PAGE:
Dental crowns help maintain the functionality of damaged teeth. Dental crowns, commonly referred to as “caps,” can be used in a number of ways; such as protecting a tooth that has been cracked or damaged by decay and sometimes replacing a preexisting crown. The purpose of a dental crown is to encase a damaged or worn out tooth with a material that has been custom-designed. Today, dentists have an assortment of conservative treatment options to restore teeth. If it is a possibility, these options should be looked at and discussed prior to selecting the option of a full coverage dental crown procedure. Read below to learn more about the dental crown procedure in our San Antonio dentist office.
The Clinical Procedure
During the dental crown procedure process, your San Antonio cosmetic dentist must prepare the tooth and make a molded impression of your teeth to send to a dental laboratory where the crown will be made. During your cosmetic dentistry visit, a personalized temporary dental crown is made to protect the tooth temporarily while the actual custom made crown is being molded completed in the dental laboratory. Once the final mold is finished, the dental crown is cemented or adhesively bonded at a later visit.
Dental Crown Materials: Ceramic and Porcelain Crowns
There are various restorative material choices used for entire coverage dental crowns including:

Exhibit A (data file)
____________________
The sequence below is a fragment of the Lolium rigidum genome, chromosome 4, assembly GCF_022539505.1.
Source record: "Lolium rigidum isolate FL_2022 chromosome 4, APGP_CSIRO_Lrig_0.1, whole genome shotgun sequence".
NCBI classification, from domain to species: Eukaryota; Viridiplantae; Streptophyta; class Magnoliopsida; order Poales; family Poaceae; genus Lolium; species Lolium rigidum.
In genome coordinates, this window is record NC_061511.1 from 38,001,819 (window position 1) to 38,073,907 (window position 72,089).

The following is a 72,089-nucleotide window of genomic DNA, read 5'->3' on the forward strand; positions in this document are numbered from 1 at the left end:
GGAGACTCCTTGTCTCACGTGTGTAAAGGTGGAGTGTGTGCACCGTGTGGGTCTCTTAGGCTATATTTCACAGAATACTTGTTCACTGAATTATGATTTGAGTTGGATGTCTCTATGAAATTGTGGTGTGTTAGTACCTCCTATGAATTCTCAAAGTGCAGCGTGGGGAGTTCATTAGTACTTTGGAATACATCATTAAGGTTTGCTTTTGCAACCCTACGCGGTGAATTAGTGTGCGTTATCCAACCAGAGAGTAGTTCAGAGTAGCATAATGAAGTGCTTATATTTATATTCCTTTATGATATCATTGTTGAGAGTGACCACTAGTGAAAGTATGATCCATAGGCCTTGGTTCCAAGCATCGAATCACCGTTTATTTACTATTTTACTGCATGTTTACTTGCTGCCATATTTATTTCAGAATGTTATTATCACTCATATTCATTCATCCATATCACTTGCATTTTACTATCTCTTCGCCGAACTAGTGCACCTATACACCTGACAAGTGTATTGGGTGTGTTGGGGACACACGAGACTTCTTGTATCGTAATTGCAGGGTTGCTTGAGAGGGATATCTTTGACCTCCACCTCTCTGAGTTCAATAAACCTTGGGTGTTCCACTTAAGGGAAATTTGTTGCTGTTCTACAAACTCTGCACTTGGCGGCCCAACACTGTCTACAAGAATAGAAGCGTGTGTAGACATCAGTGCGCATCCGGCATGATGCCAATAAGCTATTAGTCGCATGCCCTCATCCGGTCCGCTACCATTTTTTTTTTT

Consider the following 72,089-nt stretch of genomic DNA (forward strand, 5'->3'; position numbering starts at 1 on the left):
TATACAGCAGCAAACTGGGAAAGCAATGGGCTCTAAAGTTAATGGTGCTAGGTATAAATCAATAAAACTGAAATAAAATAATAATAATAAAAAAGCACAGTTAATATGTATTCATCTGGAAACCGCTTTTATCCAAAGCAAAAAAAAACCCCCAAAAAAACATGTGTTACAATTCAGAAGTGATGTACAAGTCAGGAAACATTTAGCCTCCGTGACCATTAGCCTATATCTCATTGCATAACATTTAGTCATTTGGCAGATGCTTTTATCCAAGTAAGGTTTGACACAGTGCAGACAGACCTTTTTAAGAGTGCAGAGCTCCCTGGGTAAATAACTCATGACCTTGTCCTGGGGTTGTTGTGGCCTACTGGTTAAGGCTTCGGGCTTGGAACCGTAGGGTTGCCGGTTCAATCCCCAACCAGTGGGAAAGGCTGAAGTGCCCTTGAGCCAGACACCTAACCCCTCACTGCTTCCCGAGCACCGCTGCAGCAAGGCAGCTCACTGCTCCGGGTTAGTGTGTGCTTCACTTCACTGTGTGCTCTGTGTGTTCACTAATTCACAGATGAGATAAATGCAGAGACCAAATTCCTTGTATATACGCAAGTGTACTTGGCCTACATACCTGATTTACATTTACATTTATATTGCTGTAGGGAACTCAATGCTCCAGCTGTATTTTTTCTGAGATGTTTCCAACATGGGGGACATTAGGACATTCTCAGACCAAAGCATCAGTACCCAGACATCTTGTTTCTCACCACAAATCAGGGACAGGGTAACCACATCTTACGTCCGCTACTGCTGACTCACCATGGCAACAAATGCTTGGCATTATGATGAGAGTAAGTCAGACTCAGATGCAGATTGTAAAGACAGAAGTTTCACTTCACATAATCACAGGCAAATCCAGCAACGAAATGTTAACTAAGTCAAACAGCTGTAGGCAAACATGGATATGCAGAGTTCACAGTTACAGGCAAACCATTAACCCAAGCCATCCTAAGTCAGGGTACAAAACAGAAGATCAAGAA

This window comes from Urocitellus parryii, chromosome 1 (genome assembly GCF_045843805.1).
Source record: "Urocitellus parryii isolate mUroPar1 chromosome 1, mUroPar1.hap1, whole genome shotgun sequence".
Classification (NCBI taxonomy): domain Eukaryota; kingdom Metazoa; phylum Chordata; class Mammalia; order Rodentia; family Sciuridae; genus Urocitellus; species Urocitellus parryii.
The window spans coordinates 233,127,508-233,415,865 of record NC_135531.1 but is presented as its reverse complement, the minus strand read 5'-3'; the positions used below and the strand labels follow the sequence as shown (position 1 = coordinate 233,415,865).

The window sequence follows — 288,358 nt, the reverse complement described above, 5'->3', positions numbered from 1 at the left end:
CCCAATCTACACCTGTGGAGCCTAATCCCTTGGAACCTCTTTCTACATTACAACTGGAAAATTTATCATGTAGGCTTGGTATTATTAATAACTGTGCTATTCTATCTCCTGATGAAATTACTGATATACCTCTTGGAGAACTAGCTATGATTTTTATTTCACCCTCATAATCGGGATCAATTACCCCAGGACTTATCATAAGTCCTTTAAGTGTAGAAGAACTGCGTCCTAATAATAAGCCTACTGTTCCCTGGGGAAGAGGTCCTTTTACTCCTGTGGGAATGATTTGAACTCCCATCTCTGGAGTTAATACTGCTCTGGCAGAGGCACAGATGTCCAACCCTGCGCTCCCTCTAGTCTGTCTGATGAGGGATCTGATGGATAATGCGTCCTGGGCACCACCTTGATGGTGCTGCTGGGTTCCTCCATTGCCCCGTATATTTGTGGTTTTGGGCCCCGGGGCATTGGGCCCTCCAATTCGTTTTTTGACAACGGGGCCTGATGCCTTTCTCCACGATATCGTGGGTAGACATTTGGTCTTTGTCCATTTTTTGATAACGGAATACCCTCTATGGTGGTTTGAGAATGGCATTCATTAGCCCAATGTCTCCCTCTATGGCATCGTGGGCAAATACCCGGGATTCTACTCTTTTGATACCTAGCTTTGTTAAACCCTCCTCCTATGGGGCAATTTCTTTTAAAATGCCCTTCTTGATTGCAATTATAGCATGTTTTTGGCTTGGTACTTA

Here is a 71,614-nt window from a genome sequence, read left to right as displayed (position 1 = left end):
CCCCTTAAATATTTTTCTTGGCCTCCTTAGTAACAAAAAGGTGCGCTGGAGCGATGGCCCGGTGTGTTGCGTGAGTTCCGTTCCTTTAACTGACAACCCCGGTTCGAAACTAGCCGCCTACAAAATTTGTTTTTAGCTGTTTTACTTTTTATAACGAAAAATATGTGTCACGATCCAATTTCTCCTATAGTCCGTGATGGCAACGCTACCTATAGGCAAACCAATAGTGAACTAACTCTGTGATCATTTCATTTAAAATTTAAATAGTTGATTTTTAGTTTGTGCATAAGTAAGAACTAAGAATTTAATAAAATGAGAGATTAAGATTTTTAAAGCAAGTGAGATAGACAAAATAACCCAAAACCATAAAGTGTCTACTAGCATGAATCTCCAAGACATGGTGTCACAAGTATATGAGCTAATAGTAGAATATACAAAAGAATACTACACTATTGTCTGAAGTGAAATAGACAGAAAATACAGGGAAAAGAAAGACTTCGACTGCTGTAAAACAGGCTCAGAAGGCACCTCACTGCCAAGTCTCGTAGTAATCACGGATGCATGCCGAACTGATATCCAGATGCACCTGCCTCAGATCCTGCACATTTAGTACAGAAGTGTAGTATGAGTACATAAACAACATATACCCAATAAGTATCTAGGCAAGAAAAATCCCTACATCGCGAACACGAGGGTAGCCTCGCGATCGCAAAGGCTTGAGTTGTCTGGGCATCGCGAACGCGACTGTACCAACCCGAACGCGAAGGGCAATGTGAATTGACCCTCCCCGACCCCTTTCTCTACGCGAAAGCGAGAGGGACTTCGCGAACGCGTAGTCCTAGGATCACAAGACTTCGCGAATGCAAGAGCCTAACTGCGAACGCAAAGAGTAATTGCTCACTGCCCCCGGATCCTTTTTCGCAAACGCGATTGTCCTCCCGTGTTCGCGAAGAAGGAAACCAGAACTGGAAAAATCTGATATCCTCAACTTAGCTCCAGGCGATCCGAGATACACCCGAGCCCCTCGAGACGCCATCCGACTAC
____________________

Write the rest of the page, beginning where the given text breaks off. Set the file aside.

- All-ceramic (all-porcelain)
The material selected for the individual dental crown is determined by the clinical demands at hand such as aesthetic demands, strength requirements, the durability of the material and the space available for the dental crown procedure.
Porcelain-Fused-to-Metal Dental Crowns
A strong, durable, and aesthetic treatment option is provided by porcelain-fused-to-metal dental crowns. A key factor for the aesthetic and functional success of this type of dental crown is ensuring the preparation of the underlying tooth structure provides adequate space for the appropriate thickness of the material selected.
Additionally, the artistic skill of the laboratory technologist creating the crown will determine its aesthetic appeal. One consideration when using a porcelain-fused-to-metal cap is that these crowns may tend to show the underlying metal or gold margin at the gum line as gums recede over time. Some patients opt for this type of dental crown, but replace the crown at a later date in order to maintain a higher esthetic benefit. This vulnerability of porcelain-fused-to-metal dental crowns can be eliminated by having an all porcelain collar.
All-Ceramic Dental Crowns
Zirconia or aluminous materials are the most popular material choices for all-ceramic dental crowns. These materials provide a dental crown option that is a metal-free esthetic with a number of benefits. An esthetic all-ceramic dental crown can be created with a thinner material because the accommodating metal core has been reduced or eliminated. The thinner option makes all-ceramic, or porcelain dental crowns, a treatment choice that is favored for areas with a limited amount of space. Additionally, by getting rid of the metal core, porcelain dental crowns have more life-like properties and a higher level of esthetics.
All-ceramic materials are continuously evolving in the amount of strength and durability they possess, but an individual must still be careful around areas of the mouth needing heavy function. There is ongoing research being performed, exploring the significant vulnerabilities of the porcelain dental crown procedure systems in such regions.